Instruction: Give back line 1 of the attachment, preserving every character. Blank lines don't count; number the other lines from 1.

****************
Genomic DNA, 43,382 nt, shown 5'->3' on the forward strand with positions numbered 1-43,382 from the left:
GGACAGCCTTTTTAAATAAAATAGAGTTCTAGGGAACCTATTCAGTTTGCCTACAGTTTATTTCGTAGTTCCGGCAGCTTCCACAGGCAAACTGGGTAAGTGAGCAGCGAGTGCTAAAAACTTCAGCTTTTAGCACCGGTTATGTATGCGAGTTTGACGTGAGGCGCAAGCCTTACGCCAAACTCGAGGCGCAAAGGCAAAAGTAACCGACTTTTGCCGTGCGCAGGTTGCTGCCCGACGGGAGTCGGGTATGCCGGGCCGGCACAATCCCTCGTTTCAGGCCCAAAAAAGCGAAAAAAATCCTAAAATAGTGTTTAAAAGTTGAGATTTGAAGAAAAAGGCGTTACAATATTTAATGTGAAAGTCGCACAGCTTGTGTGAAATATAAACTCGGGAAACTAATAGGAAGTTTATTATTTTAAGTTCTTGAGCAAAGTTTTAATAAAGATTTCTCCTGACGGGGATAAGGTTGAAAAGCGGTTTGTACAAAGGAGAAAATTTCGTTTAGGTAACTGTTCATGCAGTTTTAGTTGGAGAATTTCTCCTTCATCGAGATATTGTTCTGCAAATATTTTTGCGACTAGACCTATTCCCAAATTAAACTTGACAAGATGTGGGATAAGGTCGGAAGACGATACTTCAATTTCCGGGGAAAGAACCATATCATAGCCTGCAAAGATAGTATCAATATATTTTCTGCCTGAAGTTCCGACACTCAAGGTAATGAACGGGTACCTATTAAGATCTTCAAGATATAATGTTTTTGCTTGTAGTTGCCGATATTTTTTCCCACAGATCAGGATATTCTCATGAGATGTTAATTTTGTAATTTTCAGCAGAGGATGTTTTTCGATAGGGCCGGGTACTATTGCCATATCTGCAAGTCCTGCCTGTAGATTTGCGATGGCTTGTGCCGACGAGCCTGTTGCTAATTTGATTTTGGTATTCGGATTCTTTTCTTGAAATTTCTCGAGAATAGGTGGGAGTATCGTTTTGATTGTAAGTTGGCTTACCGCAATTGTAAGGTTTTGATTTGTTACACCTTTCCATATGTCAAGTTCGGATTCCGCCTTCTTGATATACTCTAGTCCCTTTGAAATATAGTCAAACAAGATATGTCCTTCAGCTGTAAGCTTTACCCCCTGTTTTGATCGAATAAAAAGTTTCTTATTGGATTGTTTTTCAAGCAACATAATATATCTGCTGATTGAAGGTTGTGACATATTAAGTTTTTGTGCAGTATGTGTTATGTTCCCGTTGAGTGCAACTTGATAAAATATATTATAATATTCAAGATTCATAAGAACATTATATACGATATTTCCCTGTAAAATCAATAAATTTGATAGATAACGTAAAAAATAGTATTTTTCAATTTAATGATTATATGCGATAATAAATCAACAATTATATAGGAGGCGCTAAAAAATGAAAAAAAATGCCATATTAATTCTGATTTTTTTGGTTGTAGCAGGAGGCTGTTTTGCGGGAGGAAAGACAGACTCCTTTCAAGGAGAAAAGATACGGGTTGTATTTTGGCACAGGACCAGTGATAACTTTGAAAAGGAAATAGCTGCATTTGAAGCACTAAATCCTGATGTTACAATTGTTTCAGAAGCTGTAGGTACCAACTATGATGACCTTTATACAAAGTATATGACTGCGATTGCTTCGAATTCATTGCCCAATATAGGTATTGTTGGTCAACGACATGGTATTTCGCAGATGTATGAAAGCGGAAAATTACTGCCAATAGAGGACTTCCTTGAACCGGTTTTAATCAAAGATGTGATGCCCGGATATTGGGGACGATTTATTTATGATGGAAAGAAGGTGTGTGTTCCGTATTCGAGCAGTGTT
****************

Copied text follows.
Genomic DNA, 43,382 nt, shown 5'->3' on the forward strand with positions numbered 1-43,382 from the left: